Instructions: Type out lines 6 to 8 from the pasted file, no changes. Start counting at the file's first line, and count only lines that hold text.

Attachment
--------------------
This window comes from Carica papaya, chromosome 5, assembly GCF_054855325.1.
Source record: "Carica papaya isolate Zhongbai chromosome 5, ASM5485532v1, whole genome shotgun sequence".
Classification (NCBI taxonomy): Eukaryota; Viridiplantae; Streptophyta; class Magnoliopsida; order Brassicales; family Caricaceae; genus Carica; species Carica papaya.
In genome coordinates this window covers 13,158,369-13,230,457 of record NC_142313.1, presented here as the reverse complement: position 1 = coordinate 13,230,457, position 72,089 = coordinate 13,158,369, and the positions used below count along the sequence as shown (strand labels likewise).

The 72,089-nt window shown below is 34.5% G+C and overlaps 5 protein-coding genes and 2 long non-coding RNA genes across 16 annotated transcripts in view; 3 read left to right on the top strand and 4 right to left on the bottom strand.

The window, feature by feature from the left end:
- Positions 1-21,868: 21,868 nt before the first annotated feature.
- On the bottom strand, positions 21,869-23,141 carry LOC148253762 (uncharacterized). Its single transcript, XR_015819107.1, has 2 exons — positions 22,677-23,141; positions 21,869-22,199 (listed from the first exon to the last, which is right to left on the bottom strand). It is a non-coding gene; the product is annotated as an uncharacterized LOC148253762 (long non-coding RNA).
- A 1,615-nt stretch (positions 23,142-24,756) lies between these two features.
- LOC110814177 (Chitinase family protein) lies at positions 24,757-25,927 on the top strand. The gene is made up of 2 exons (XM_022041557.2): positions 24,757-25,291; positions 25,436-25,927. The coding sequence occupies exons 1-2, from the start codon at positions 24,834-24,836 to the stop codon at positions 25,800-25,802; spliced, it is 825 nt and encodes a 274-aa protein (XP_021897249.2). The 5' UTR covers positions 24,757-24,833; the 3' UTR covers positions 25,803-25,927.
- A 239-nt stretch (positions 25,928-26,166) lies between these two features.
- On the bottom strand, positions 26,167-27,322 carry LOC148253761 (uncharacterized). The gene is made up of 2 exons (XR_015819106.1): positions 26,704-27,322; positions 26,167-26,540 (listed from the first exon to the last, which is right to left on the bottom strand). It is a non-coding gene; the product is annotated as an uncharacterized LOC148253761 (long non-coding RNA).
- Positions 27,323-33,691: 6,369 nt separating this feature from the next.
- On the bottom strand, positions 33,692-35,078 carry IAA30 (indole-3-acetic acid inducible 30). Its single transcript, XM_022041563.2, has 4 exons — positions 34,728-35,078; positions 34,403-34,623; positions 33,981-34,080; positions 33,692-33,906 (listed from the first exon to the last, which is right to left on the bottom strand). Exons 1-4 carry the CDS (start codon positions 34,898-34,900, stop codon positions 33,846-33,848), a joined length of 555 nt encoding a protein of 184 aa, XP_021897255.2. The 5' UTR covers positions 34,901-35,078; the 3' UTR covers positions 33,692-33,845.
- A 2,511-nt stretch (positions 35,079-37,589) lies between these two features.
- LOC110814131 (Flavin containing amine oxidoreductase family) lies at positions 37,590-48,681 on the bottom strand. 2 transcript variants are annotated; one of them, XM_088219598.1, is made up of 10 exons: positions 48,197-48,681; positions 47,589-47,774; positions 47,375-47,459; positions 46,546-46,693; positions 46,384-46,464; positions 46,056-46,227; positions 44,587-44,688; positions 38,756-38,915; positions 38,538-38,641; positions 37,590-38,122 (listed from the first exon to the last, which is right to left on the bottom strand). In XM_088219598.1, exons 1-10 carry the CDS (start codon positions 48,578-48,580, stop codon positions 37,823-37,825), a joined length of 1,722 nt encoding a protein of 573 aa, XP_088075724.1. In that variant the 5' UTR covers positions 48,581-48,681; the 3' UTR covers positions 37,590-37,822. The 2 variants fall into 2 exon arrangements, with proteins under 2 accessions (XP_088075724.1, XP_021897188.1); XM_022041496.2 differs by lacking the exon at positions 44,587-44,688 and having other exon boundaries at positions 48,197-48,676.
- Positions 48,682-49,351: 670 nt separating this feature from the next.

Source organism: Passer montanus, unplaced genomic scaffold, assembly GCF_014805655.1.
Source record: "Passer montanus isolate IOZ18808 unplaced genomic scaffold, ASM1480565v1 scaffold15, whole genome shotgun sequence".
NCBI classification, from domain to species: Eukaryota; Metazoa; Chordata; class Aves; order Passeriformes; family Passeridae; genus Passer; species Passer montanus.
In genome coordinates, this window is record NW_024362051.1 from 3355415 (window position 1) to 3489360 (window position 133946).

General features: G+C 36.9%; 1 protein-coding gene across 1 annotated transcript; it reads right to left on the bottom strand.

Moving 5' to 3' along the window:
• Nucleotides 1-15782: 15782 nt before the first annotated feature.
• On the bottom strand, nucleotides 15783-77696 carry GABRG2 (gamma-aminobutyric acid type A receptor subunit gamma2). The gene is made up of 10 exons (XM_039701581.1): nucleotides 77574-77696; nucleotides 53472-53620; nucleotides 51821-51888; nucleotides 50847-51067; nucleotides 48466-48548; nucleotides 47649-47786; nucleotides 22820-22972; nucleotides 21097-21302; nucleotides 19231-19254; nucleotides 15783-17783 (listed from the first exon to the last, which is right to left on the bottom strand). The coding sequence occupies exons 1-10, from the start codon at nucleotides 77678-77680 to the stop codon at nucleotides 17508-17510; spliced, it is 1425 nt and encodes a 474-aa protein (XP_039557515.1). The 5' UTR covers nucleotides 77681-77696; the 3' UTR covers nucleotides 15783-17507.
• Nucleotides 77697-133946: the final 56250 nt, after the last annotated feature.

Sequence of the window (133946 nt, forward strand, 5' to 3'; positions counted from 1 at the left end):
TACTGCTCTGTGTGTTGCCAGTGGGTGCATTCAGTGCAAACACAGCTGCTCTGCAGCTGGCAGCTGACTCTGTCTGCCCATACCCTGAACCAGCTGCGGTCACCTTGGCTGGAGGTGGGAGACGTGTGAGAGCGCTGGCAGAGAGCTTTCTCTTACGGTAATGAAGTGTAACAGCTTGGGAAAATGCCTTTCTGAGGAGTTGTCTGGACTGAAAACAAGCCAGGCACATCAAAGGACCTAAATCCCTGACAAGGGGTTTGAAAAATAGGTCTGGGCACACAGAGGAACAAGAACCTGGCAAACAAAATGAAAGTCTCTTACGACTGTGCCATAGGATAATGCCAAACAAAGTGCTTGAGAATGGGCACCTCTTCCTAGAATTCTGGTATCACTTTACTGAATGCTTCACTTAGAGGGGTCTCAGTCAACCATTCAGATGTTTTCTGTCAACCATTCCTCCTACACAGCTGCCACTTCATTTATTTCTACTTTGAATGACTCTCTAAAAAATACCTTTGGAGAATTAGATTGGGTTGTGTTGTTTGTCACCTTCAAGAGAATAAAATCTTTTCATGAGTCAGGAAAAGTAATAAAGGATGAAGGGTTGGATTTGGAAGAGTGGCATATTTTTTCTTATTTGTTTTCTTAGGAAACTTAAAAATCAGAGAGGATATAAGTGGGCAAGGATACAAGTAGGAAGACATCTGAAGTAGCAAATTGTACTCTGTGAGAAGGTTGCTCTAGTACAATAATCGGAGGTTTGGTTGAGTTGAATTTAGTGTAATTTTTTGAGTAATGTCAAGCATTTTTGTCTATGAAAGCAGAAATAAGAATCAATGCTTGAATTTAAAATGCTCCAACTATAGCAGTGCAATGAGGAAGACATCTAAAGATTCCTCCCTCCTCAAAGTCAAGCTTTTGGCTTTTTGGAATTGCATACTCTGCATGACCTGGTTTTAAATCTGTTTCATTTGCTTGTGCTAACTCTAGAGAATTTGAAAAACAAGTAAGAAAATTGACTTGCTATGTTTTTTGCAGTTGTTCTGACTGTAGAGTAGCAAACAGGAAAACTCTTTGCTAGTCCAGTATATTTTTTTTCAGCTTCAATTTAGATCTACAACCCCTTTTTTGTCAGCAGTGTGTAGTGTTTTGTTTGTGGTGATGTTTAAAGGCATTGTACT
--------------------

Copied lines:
The window, feature by feature from the left end:
- Positions 1-21,868: 21,868 nt before the first annotated feature.
- On the bottom strand, positions 21,869-23,141 carry LOC148253762 (uncharacterized). Its single transcript, XR_015819107.1, has 2 exons — positions 22,677-23,141; positions 21,869-22,199 (listed from the first exon to the last, which is right to left on the bottom strand). It is a non-coding gene; the product is annotated as an uncharacterized LOC148253762 (long non-coding RNA).